shaped by goals they have identified for reading the text, and may also reflect what they anticipate to be challenging about the text (i.e., complex or unfamiliar ideas, vocabulary that may be unfamiliar, support features such as maps and graphs that require interpretation). Discussion-based approaches to text comprehension are distinguished from the typical elicitation, response evaluation pattern in that: The discussion features open questions that invite multiple responses; The teachers responses are dependent on the students contributions to the discussion; There is a preponderance of student, rather than teacher, talk. Discussion-based approaches offer their own set of challenges; teachers must be knowledgeable about the content of the text, thoughtful about the kinds of questions that are likely to lead to deep understanding of ideas, and capable of adjusting to students needs and challenges as the discussion unfolds.

Furthermore, if, as has been documented, young readers spend most of their time reading narrative texts (i.e., stories), they will not be prepared for the demands of reading factual text when they move through school. Factual texts pose unique challenges; unlike stories, which have a fairly predictable structure (setting, characters, plot), they reflect a variety of structures (e.g., causeeffect, problem/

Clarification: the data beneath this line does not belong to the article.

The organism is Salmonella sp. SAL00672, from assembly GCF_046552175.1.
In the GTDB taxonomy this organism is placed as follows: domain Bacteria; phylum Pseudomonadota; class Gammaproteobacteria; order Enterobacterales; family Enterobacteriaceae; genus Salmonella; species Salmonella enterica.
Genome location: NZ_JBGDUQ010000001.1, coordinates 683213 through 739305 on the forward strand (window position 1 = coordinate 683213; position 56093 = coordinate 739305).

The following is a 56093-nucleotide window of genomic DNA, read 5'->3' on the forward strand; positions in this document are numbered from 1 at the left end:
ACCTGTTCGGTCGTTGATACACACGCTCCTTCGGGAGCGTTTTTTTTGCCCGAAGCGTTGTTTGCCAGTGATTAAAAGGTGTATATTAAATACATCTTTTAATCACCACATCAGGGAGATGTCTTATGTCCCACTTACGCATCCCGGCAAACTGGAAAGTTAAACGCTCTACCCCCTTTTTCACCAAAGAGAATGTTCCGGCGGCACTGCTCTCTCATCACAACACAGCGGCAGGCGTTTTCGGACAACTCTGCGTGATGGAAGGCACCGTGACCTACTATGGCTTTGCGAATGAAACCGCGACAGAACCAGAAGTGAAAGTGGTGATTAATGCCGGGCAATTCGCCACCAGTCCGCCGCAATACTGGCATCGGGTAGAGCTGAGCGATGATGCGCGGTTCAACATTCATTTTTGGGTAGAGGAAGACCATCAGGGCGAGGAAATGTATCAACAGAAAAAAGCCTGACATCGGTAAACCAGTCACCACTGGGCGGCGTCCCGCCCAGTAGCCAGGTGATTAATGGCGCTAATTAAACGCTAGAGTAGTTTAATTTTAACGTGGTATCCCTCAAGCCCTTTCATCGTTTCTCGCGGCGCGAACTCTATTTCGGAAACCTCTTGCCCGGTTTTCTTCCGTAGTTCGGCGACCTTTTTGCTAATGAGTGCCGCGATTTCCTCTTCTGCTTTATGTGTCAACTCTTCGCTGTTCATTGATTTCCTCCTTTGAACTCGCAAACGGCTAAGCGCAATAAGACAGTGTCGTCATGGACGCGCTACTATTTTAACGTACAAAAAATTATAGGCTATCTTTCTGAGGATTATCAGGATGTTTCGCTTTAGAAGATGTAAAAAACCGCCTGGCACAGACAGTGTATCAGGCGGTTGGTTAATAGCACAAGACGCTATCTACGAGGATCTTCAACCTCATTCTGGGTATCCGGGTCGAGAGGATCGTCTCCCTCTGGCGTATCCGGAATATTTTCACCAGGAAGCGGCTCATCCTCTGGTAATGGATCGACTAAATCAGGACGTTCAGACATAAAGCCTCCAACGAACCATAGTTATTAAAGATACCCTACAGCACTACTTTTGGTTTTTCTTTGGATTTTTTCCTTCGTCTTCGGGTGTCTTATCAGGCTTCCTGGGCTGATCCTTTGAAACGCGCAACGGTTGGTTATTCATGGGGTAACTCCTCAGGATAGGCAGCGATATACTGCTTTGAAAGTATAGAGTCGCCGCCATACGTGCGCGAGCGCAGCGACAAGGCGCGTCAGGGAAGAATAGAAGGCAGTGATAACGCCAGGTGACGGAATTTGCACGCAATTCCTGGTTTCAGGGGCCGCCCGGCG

The good news is that we know a good deal about how to prepare the generous reader. Hence, this essay ends as it began, with a focus on attitude. We need to demonstrate our commitment to the preparation of generous readers through our choices of instructional programs, curricula, preparation of teachers, and national assessments.

About the authorAnnemarieSullivanPalincsar is the Jean and Charles Walgreen Professor of Reading and Literacy and a teacher educator at the University of Michigan in the U.S. She is an instructional researcher with a particular interest in children who struggle with academic learning.